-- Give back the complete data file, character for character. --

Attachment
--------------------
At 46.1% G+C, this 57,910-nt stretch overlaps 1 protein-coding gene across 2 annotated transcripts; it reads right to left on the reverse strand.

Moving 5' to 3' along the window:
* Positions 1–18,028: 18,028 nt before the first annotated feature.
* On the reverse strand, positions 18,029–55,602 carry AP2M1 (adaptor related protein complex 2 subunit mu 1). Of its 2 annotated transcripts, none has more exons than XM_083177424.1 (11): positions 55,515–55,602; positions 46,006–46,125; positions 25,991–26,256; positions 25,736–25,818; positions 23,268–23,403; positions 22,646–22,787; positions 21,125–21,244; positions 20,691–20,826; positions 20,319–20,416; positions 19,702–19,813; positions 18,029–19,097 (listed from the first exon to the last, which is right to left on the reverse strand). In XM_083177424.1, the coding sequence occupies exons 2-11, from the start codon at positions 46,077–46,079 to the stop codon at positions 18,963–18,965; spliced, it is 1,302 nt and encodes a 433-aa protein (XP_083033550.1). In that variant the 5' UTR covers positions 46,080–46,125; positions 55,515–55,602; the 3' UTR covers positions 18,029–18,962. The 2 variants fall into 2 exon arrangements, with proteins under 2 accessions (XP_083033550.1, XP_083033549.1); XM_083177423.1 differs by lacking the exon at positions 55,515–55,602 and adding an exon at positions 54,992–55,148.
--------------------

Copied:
At 46.1% G+C, this 57,910-nt stretch overlaps 1 protein-coding gene across 2 annotated transcripts; it reads right to left on the reverse strand.

Moving 5' to 3' along the window:
* Positions 1–18,028: 18,028 nt before the first annotated feature.
* On the reverse strand, positions 18,029–55,602 carry AP2M1 (adaptor related protein complex 2 subunit mu 1). Of its 2 annotated transcripts, none has more exons than XM_083177424.1 (11): positions 55,515–55,602; positions 46,006–46,125; positions 25,991–26,256; positions 25,736–25,818; positions 23,268–23,403; positions 22,646–22,787; positions 21,125–21,244; positions 20,691–20,826; positions 20,319–20,416; positions 19,702–19,813; positions 18,029–19,097 (listed from the first exon to the last, which is right to left on the reverse strand). In XM_083177424.1, the coding sequence occupies exons 2-11, from the start codon at positions 46,077–46,079 to the stop codon at positions 18,963–18,965; spliced, it is 1,302 nt and encodes a 433-aa protein (XP_083033550.1). In that variant the 5' UTR covers positions 46,080–46,125; positions 55,515–55,602; the 3' UTR covers positions 18,029–18,962. The 2 variants fall into 2 exon arrangements, with proteins under 2 accessions (XP_083033550.1, XP_083033549.1); XM_083177423.1 differs by lacking the exon at positions 55,515–55,602 and adding an exon at positions 54,992–55,148.